What was the message the business names suggest to my outside the square mind? A man burned? It’s about a P and an N? Hello L and D? Seeing is a craft and a tool? Am I really out of my mind?
The street name I walked along I made into ‘RE: I poor God’, using the German name for poor. (If you think this is all a bit much, be thankful, that I don’t know much French and Italian to expand possibilities even further). Where was it all leading to?
The following Sunday was Anzac Day, April 25th 04, the 5th anniversary of a fateful day, when everyone, including me, thought I was out of my mind (Chapter 9, More in number). I woke at 1.32 am to go to the toilet - another hint by the digital clock that something would be happening that day.
Early in the morning I drove into the city. I was late, but still watched most of the Anzac Day dawn service at the War Memorial. A Salvation Army band played sacred hymns, some prominent dignitaries spoke of heroism and sacrifice; many lay wreaths. Mingling in the dispersing crowd afterwards I spotted a few familiar faces. One of them, my psychiatrist, who had a few medals dangling from his chest, gave me a friendly look and nod with a smile. Nice to be recognized – what a shame it’s by the wrong people.
I would have preferred to say: “Hi Peter” and chat to the face I recognized as the presenter of an evening radio program. Only two weeks earlier I had sent him one of a set of my ‘prayer pillows’, crammed into a shoebox. It was one of those impulsive decisions, triggered by a song I’d heard the night before on his program: Send me the pillow you dream on. As a trade-off I included a letter, trying to gain support for my fight against corruption. Did he dismiss me as a lunatic dreamer or regard me as a prayer-warrior? I could have asked him this question that morning, but he was busy talking to a well-decorated genuine soldier.
A man was standing by himself. He looked a bit lost. Inside me something prompted me to just walk over and start talking. His surname was ‘Day’, a high school teacher. I had the feeling he knew about me and was expecting me to talk to him. I cannot explain why this is so. I just report the sensation I felt at the time and I acted on it.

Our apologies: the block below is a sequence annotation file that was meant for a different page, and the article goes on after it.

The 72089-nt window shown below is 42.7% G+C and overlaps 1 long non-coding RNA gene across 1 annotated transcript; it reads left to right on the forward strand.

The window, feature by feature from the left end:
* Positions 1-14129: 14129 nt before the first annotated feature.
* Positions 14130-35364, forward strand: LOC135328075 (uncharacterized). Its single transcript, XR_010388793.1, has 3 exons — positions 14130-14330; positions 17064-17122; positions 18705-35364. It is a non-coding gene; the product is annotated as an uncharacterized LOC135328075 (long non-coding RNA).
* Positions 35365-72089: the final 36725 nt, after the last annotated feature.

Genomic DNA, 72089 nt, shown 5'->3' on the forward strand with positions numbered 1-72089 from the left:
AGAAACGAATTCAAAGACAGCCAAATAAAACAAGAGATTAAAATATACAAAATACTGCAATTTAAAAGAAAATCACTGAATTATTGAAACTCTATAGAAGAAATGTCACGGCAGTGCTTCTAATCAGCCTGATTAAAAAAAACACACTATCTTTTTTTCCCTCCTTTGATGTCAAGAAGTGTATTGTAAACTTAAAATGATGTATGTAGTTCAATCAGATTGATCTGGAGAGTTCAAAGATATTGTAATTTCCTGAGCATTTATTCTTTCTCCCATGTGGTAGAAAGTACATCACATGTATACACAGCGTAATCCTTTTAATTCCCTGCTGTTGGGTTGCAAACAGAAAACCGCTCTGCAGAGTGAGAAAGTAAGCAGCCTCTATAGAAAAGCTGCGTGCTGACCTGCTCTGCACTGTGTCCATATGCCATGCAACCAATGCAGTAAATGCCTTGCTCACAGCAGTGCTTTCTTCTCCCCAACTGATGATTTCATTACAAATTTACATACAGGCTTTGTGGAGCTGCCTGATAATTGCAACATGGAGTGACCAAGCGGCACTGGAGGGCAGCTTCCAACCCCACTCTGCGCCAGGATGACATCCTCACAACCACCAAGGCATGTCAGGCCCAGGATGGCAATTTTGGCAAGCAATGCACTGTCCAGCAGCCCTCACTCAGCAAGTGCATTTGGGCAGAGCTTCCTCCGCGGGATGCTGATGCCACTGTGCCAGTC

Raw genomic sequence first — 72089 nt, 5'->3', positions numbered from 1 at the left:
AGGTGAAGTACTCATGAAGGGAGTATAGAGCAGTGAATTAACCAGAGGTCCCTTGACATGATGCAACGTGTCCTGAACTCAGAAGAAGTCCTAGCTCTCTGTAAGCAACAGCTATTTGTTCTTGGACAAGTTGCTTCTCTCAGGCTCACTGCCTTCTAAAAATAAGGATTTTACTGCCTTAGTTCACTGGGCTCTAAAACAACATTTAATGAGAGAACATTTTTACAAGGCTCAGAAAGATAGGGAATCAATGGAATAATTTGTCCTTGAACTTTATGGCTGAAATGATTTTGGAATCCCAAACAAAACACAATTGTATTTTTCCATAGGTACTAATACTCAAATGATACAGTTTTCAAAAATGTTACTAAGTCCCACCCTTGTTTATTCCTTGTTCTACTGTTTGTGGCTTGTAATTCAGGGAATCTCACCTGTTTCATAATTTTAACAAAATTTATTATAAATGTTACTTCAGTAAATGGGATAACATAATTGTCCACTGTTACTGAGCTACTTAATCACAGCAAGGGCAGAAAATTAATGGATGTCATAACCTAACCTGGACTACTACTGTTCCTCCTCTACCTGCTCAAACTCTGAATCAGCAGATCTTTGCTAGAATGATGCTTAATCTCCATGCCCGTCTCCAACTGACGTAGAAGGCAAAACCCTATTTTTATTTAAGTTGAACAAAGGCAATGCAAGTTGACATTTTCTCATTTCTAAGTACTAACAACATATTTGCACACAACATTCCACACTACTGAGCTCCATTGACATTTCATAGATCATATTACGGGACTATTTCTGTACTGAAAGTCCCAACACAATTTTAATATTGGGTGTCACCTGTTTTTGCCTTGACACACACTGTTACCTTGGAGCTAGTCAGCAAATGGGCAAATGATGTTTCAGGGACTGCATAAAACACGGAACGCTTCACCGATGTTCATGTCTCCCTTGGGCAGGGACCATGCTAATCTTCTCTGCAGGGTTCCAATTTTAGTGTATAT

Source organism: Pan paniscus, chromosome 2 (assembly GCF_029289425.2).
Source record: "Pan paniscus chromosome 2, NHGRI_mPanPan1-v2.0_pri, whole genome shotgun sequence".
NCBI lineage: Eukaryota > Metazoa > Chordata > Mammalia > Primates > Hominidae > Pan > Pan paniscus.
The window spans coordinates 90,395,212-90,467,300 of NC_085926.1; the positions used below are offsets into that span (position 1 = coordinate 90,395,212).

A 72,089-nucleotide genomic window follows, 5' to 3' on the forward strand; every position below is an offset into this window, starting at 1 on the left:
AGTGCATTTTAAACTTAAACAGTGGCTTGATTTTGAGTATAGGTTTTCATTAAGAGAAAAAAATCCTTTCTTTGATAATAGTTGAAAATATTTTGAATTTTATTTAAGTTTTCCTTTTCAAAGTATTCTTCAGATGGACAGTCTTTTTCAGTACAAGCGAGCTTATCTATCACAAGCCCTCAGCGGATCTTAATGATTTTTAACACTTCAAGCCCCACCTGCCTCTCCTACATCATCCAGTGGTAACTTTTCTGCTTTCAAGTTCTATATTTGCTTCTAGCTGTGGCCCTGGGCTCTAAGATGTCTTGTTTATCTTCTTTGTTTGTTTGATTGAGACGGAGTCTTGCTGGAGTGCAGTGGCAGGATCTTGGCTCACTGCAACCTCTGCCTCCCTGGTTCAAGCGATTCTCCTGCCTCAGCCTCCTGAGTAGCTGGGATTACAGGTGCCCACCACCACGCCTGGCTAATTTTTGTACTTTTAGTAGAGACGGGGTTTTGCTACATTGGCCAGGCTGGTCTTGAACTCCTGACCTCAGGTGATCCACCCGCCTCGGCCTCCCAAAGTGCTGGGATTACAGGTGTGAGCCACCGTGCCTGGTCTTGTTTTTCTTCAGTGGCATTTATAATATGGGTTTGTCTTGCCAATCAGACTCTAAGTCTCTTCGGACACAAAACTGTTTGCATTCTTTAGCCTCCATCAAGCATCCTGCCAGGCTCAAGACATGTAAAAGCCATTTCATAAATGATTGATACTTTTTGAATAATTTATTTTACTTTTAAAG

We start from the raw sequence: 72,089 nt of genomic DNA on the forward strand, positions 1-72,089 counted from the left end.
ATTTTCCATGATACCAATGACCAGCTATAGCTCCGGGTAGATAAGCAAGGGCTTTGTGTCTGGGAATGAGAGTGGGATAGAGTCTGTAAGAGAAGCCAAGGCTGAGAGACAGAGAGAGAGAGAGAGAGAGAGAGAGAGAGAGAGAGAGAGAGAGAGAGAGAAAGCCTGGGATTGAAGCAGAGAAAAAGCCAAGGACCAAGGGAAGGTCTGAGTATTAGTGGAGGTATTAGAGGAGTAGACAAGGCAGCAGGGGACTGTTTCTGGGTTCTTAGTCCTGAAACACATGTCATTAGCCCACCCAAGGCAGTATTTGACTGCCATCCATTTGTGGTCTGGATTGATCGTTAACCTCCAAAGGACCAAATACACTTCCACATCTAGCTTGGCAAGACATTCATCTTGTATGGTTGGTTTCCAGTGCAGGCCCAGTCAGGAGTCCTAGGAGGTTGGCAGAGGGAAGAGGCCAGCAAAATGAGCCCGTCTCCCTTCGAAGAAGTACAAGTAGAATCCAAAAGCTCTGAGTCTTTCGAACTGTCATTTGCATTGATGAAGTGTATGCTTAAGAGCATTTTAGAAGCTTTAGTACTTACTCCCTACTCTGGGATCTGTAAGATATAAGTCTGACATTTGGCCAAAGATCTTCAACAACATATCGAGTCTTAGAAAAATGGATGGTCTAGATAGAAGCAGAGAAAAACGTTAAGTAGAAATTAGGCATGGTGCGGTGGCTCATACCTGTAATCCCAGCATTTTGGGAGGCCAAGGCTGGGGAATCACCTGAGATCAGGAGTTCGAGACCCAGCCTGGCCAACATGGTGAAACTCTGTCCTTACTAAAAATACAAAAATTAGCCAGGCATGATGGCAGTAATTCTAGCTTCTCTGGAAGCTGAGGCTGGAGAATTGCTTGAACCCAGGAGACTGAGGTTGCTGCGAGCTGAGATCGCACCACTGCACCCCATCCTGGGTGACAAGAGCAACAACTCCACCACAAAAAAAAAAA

I was unable to stay in the city for the War veteran’s march. For a few days leading up to this day I planned to be at the Church Service of Clovercrest Baptist Church. Clovercrest is no longer a recognized suburb. The church kept the name, however. That Sunday my mind opened, for the first time, to a fantastic diversion of the name, by dropping one letter.
But more remarkable is the timing of my discovery. That weekend I had been writing an inaugural newsletter, as member of the Missions Department of our local church. To gather up-to-date material I visited for the first time the Mission Department’s website and promptly discovered a spelling error. In an article titled ‘paying for services’ the writer drew attention to a problem our workers in foreign countries face - should they submit to the customs of the land, even if it means paying a bribe to get off a diving offence?
The ‘R’ obviously was missing in that article about paying a fine. As I saw the incredible connection to the main article I had already written for my newsletter, I could only marvel at God’s hand working amazingly behind the scenes. I even emailed the incidence to the Mission’s administration. Would they see God’s hand in it? The article I had written also had the subject of ‘paying’, but it held a little surprise - the letter ‘R’.
How do you pay?
What a question? Do you mean credit card, cheque or cash? Actually I was going to write - How do you pray, but how many of us would have skipped to the next article? Forgive me for hiding the “r”. Well, how do You pray? How do you pray for overseas missionaries?
I find it hard to pray for someone I don’t know or I know very little about. Praying with passion involves a certain amount of feeling with the person - their joys, their needs, their dreams.
The story is told of a sincere Christian who was fighting this battle. His prayer list got longer and longer: Family, Church programs, Church leadership, work, the boss, neighbours, the sick, home fellowship, etc. etc.
As his prayerlist grew, he found himself rushing through his daily prayertime, barely thinking about his needs or requests.
One Sunday his pastor preached a sermon. Our prayer warrior learned that “God knows all our needs, before we even pray”. From then on, he stuck his long prayer list on the bathroom mirror and prayed, while grooming for the day: “Lord here are my prayer requests, you know them all”.
This little story can’t be verified, but I have faced this dilemma myself - praying for everything and everyone in a shallow fashion, without much thought and focus.
Prayer does not consist of words only. Prayer is expressing one’s innermost wishes and desires. If your self-talk, your most intimate wishes, are not in tune with what you pray about, then you are merely fulfilling a duty.
The most beneficial aspect of prayer is the inward look, before saying anything to God. Another good way to approach God is to play dumb: “Lord, I really don’t know, how I should pray to you.”
Lastly, desire God’s will in your life through sincere, passionate prayer. Above any other prayer, pray that HIS will be done in your life.
(For various reasons this newsletter has not been launched at the time of writing).